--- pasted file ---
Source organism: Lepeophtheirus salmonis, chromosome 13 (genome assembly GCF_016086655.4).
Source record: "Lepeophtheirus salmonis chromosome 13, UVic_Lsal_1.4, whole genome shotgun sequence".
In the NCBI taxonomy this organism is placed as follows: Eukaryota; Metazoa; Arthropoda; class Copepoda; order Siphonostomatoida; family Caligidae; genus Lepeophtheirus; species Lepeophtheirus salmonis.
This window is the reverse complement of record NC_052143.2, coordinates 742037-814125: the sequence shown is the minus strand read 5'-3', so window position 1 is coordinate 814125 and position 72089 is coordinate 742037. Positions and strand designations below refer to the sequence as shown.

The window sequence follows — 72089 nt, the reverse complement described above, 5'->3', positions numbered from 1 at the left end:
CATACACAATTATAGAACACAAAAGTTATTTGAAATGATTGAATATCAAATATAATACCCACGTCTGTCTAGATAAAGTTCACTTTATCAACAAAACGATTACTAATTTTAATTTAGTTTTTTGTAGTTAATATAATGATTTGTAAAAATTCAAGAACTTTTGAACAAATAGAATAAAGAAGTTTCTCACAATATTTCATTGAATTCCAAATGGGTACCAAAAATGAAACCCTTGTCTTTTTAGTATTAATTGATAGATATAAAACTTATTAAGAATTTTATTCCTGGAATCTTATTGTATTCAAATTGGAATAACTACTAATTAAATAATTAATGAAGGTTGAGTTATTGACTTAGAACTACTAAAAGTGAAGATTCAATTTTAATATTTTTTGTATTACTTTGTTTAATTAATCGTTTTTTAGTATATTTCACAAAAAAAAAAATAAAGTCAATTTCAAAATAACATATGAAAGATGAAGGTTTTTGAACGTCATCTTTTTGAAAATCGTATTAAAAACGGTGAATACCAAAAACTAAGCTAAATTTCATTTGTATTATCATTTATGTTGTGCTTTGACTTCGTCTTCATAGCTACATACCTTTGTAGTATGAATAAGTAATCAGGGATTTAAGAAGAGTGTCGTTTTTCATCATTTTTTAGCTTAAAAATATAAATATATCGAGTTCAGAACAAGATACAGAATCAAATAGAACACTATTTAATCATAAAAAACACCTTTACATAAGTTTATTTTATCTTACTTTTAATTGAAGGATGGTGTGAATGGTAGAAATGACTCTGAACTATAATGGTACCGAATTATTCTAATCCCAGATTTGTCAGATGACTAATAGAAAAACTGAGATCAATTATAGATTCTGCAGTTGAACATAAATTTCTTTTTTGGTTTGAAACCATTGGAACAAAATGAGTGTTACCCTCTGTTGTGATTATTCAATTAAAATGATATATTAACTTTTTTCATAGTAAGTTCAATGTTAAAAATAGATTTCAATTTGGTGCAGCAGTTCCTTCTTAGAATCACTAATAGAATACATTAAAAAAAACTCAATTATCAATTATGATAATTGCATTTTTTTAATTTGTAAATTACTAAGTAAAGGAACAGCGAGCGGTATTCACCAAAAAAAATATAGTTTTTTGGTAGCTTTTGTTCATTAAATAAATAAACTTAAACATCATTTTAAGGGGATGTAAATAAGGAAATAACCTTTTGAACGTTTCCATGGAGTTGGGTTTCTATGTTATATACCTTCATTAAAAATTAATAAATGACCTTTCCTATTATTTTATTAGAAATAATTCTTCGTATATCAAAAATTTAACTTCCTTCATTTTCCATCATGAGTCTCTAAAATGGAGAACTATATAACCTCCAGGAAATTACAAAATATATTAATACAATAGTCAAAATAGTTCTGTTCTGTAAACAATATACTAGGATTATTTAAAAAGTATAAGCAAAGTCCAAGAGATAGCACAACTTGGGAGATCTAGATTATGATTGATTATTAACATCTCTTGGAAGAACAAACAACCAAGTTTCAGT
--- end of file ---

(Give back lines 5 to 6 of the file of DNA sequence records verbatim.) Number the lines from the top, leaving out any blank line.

The window sequence follows — 72089 nt, the reverse complement described above, 5'->3', positions numbered from 1 at the left end:
CATACACAATTATAGAACACAAAAGTTATTTGAAATGATTGAATATCAAATATAATACCCACGTCTGTCTAGATAAAGTTCACTTTATCAACAAAACGATTACTAATTTTAATTTAGTTTTTTGTAGTTAATATAATGATTTGTAAAAATTCAAGAACTTTTGAACAAATAGAATAAAGAAGTTTCTCACAATATTTCATTGAATTCCAAATGGGTACCAAAAATGAAACCCTTGTCTTTTTAGTATTAATTGATAGATATAAAACTTATTAAGAATTTTATTCCTGGAATCTTATTGTATTCAAATTGGAATAACTACTAATTAAATAATTAATGAAGGTTGAGTTATTGACTTAGAACTACTAAAAGTGAAGATTCAATTTTAATATTTTTTGTATTACTTTGTTTAATTAATCGTTTTTTAGTATATTTCACAAAAAAAAAAATAAAGTCAATTTCAAAATAACATATGAAAGATGAAGGTTTTTGAACGTCATCTTTTTGAAAATCGTATTAAAAACGGTGAATACCAAAAACTAAGCTAAATTTCATTTGTATTATCATTTATGTTGTGCTTTGACTTCGTCTTCATAGCTACATACCTTTGTAGTATGAATAAGTAATCAGGGATTTAAGAAGAGTGTCGTTTTTCATCATTTTTTAGCTTAAAAATATAAATATATCGAGTTCAGAACAAGATACAGAATCAAATAGAACACTATTTAATCATAAAAAACACCTTTACATAAGTTTATTTTATCTTACTTTTAATTGAAGGATGGTGTGAATGGTAGAAATGACTCTGAACTATAATGGTACCGAATTATTCTAATCCCAGATTTGTCAGATGACTAATAGAAAAACTGAGATCAATTATAGATTCTGCAGTTGAACATAAATTTCTTTTTTGGTTTGAAACCATTGGAACAAAATGAGTGTTACCCTCTGTTGTGATTATTCAATTAAAATGATATATTAACTTTTTTCATAGTAAGTTCAATGTTAAAAATAGATTTCAATTTGGTGCAGCAGTTCCTTCTTAGAATCACTAATAGAATACATTAAAAAAAACTCAATTATCAATTATGATAATTGCATTTTTTTAATTTGTAAATTACTAAGTAAAGGAACAGCGAGCGGTATTCACCAAAAAAAATATAGTTTTTTGGTAGCTTTTGTTCATTAAATAAATAAACTTAAACATCATTTTAAGGGGATGTAAATAAGGAAATAACCTTTTGAACGTTTCCATGGAGTTGGGTTTCTATGTTATATACCTTCATTAAAAATTAATAAATGACCTTTCCTATTATTTTATTAGAAATAATTCTTCGTATATCAAAAATTTAACTTCCTTCATTTTCCATCATGAGTCTCTAAAATGGAGAACTATATAACCTCCAGGAAATTACAAAATATATTAATACAATAGTCAAAATAGTTCTGTTCTGTAAACAATATACTAGGATTATTTAAAAAGTATAAGCAAAGTCCAAGAGATAGCACAACTTGGGAGATCTAGATTATGATTGATTATTAACATCTCTTGGAAGAACAAACAACCAAGTTTCAGT